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Re: URN Resolution Paths Considered Harmful

From: Daniel LaLiberte <liberte@ncsa.uiuc.edu>
Date: Thu, 29 Jun 95 01:47:06 CDT
Message-Id: <9506290647.AA03043@void.ncsa.uiuc.edu>
To: sollins@lcs.mit.edu
Cc: FisherM@is3.indy.tce.com, uri@bunyip.com
Thank for the involved response, Karen.  Just what I need to stay awake
at 1am.

	From: "Karen R. Sollins" <sollins@lcs.mit.edu>

	You're right - I was mapping name of resolution service to resolution
	service.  Since I tend to think in an object-oriented world, a "name"
	(think URN) for a resolution service will always name the same
	service, although it may move around (to my way of thinking, unless
	the names for resolution services are not long-lived, globally unique,
	etc.)  Did you have some other naming scheme (namespace and resolution
	mechanism) in mind?

Yes, the name of a resolution service in a URN ought to behave much like
a URN itself.  The intention for the path scheme is that the name of
a resolution service always maps to *logically* the same resolution
service in terms of its behavior, but it may be a completely different
service, or it may be absorbed by a service higher up in the path name
space never to be seen again.

The distinction is analgous to a function that computes factorial versus
one that looks up the results in a table.  They achieve the same effect
in completely different ways.

	Anyway, I see a slight variation on the problem still.  Once a set
	of URNs have the name of a particular name resolution service embedded
	in them, that group of URNs will always be tied to the same resolution
	service as each other.  I'm reluctant for us to choose a path where
	that kind of assumption about service in the unknown future is

This is true for the path scheme as described in the current internet draft.  
We have since then extended it with a fallback mechanism such that if
the original resolution service (or its logical equivalent) does not want
to deal at all with the resolution of some set of URNs, the client can
effectively go back to higher-level resolvers. (Details forthcoming.) 
The top-level resolver will therefore accumulate older but still
valuable URNs - something like the handle server would be good at this

	I agree with what I expect is an underlying motivation here to be able
	easily to find a reliable, or just good, but most preferably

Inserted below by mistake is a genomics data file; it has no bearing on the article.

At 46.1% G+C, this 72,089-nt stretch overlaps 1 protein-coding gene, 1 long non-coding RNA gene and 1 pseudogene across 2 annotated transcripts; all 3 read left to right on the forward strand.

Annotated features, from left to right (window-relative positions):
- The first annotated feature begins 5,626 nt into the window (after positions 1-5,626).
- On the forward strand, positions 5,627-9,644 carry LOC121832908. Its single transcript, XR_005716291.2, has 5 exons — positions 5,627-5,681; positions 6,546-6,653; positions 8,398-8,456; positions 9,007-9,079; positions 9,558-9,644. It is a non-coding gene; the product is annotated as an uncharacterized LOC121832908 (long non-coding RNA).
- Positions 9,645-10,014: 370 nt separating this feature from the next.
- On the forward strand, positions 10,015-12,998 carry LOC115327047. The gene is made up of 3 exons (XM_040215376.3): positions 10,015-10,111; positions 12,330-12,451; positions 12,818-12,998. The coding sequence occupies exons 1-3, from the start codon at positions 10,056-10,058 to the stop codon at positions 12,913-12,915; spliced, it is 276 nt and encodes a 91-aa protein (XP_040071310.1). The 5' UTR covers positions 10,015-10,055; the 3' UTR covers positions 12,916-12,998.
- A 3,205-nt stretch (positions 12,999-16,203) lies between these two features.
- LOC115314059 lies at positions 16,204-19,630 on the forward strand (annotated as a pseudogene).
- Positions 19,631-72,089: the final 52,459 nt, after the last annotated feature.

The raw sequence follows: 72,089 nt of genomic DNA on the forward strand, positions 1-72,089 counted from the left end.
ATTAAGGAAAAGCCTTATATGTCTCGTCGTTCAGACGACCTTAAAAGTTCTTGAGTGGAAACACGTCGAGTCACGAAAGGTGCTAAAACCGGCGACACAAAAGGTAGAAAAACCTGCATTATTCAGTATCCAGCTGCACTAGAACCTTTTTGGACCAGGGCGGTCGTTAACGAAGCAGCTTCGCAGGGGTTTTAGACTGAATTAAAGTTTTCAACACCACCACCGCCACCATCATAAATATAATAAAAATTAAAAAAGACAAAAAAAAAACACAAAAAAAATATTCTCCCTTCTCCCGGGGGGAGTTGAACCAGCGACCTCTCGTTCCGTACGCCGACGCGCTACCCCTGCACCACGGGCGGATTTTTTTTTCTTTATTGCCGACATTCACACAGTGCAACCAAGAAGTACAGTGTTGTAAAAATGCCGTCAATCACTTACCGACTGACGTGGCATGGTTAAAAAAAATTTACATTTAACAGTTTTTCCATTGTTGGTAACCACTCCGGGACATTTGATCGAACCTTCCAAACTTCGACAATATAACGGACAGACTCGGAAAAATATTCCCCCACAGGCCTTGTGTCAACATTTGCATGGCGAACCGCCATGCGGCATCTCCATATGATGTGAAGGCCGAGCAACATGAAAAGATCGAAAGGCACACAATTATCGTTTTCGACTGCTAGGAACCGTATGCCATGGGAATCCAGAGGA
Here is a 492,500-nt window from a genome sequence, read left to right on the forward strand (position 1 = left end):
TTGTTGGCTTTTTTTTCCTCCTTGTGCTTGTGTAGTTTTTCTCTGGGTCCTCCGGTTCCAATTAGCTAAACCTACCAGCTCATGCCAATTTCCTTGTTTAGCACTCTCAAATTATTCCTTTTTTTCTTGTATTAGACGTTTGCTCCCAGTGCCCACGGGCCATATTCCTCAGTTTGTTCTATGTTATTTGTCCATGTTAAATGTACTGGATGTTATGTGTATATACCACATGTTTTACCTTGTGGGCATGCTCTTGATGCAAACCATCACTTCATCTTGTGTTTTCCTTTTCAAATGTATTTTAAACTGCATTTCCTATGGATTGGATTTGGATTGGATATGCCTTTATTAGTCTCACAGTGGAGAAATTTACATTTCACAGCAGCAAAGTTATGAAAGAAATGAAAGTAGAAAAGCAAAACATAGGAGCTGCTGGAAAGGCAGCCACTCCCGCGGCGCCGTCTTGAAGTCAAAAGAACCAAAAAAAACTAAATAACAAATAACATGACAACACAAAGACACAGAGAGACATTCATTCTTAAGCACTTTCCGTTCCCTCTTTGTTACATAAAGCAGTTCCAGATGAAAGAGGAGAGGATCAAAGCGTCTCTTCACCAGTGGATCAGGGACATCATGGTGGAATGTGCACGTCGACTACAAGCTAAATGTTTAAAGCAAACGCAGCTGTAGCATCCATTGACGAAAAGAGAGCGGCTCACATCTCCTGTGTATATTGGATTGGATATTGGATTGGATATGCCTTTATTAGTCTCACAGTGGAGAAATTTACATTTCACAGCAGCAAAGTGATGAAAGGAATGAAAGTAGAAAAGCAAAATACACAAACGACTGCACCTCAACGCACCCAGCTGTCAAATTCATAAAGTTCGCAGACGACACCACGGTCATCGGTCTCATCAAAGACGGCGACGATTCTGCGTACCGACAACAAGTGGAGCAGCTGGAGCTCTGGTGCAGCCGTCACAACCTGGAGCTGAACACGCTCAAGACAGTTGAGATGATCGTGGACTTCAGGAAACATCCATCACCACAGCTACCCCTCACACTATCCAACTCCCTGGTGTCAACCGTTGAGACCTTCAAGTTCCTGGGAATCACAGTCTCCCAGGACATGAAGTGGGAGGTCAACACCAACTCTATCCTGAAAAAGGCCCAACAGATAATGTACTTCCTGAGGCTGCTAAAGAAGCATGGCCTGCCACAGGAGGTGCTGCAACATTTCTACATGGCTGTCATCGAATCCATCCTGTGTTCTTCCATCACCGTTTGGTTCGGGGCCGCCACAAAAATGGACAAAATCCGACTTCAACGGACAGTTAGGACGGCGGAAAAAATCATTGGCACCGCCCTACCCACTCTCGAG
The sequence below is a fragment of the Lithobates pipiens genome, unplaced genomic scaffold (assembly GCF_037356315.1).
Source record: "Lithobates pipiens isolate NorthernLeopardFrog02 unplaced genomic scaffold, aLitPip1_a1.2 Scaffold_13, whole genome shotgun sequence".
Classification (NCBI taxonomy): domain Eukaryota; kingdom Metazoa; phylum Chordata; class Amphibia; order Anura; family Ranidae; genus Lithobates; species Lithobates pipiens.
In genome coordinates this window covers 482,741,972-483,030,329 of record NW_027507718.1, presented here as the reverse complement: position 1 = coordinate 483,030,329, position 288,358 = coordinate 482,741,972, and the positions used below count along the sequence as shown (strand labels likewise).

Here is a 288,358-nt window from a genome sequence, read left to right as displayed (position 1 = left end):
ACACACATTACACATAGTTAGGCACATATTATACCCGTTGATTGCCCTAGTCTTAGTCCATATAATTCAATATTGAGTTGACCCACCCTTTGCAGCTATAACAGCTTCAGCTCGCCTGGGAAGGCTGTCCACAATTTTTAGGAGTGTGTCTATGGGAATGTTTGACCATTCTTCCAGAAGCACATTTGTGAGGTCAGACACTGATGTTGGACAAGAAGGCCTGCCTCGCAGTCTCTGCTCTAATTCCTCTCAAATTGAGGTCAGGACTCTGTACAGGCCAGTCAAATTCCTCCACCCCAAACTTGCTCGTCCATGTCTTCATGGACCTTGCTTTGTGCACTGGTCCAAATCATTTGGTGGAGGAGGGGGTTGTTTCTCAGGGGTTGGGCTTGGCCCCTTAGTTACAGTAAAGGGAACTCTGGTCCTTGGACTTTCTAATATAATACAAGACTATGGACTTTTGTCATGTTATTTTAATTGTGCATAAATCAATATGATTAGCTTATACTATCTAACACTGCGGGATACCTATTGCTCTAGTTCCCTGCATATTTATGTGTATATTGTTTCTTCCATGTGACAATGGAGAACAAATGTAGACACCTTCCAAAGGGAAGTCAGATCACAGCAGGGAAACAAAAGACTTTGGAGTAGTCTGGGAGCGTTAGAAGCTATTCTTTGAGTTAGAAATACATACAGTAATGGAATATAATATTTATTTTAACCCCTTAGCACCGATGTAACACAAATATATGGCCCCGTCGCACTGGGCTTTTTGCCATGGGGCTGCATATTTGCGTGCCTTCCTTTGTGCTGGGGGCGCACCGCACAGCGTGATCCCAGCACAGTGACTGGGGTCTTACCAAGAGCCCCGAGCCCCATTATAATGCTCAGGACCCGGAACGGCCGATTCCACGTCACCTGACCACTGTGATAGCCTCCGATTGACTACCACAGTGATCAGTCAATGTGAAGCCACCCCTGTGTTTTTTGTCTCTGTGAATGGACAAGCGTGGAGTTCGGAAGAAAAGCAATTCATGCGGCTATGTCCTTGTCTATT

authoritative resolution service to resolve a URN.  

Another important motivation is to allow the resolution of names to
happen close to where the named resource lives, at least initially.
It is better to put both under the same administrative unit if
possible, since that will put the motivation for continuing to resolve
the name in the right place. We also, of course, deal with what happens
when the named resource moves.

	In addition, I hope we don't choose a path that will restrict
	generality in the future.  

Generality is my motivation as well.  That's why I am reluctant to impose
any unnecessary semantics on URN resolution protocols.  But that is another

	In fact, a generalization of the path scheme has some
	interesting features.  The path scheme takes a long string composed of
	potential substrings.  It divides the string into a prefix substring
	and the remainder and hands the remainder to the resolver named by
	the prefix.  That resolver eithers decides that it can resolve the
	remainder or it strips a new prefix to use as the name for the next
	resolver to which will be handed the new remainder.  And so on.  

All correct.  The new version is a little different, but this is close
enough for the purposes of your argument.

	This can be generalized further, by allowing each resolver to map
	the remainder either to a location or to a pair consisting of a
	resolver and string that aren't necessarily simply substrings of the
	string it was handed.  

So for example assume the resolver for the B component of
path:/A/B/C/D/doc.html is given the remainder "C/D/doc.html".  B chooses
the next resolver in whatever way it desires and also computes some
string for that resolver.  In general, this turns out to be just
a sequence of arbitrary redirects which must be followed to discover
what each subsequent resolver will do.  It is powerful, but time consuming.